“Which Veggie Burgers Were Made With a Neurotoxin?” asked Mother Jones this week, in an article detailing the findings of a Cornucopia Institute study on the use of hexane, a harsh pollutant, in non-organic soy production.
After Mother Jones published the article on Monday, CBS News, New York Daily News, and dozens of blogs picked up the story. “Soy Vey! Non-Organic Veggie Burgers Contain Neurotoxin,” “One Soy Burger, Hold the Hexane,” “Soy Burger With a Side of Toxin?” were among the headlines swirling around the web this week.
The Cornucopia report calls the use of hexane–which the Environmental Protection Agency (EPA) lists as a “hazardous air pollutant”–a widespread “dirty little secret” in the natural foods business. According to the report, the chemical is used in the manufacturing of many “natural” soy foods like veggie burgers, nutrition bars, and protein shakes–and to this reporter’s dismay, that list includes Clif Bars.
Hexane, a byproduct of gasoline refining, is used in the food business as a solvent to separate the oil from the protein and fiber of grains, including soy beans.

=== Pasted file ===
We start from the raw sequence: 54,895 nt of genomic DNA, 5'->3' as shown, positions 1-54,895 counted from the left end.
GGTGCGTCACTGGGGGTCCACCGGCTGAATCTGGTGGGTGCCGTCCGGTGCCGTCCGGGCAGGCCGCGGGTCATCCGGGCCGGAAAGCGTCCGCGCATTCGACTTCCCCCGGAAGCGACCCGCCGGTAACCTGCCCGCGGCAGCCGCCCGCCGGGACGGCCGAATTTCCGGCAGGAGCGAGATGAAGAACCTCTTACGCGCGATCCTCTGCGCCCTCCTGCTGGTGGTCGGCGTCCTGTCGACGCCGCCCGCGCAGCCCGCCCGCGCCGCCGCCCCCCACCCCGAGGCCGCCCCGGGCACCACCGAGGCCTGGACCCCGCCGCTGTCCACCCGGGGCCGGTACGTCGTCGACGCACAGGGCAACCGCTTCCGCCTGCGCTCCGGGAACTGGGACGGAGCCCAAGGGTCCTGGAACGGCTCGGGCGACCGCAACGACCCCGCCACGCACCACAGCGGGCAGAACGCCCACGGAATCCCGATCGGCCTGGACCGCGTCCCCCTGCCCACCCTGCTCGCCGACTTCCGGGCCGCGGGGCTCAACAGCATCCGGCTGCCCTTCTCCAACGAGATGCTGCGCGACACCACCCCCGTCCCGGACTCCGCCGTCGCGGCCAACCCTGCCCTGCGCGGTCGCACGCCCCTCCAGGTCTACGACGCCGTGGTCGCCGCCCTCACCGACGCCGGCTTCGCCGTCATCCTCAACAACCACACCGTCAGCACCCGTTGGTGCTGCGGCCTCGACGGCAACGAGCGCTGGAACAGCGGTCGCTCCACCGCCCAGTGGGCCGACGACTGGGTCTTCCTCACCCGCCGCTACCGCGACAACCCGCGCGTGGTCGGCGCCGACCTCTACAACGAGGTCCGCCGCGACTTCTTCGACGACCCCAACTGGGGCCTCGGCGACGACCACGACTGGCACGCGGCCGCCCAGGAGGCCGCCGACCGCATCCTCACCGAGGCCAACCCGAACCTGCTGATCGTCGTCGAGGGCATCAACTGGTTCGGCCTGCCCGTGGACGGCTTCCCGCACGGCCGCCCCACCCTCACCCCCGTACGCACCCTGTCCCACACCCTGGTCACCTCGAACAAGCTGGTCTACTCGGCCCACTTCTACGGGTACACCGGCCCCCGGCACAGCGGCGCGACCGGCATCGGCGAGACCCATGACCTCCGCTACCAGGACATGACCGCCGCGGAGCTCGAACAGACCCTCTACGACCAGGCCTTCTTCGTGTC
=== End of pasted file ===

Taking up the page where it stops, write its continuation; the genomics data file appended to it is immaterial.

“The effects on consumers of hexane residues in soy foods have not yet been thoroughly studied and are not regulated by the U.S. Food and Drug Administration (FDA),” according to the study, titled Behind the Bean.”Test results obtained by The Cornucopia Institute indicate that residues–ten times higher than what is considered normal by the FDA–do appear in common soy ingredients.”
There is no requirement for food companies to test for Hexane residues, so it is unclear how often the chemical shows up in food products at the grocery store.
According to Charlotte Vallaeys, a senior researcher for the group, the main concern with using the chemical in food processing is the environmental impact. Consumers may think they are buying a “green” vegetarian product, which is in fact contributing to significant hexane emissions. Consumers can avoid the issue by choosing certified organic soy, which bars the use of the chemical.
“If you’re buying organic, you can be assured it’s not allowed,” Vallaeys told Food Safety News. “There are other ways to make a veggie burger. We just want to make sure people know there are alternatives.”
Vallaeys also cautioned that “made with organic ingredients” does not necessarily mean the soy is organic. She recommends looking for labeling that specifies “organic soy” or the USDA Organic symbol.
The report offers the following two lists to help consumers who wish to avoid products made with hexane:
Products with no hexane-extracted soy ingredients
Boca Burgers “Made with organic soy”
Morningstar “Made with organic”
Superburgers by Turtle Island
Products with hexane-extracted soy ingredients
Boca Burger, conventional
It’s All Good
Yves Veggie Cuisine
The full report can be found here.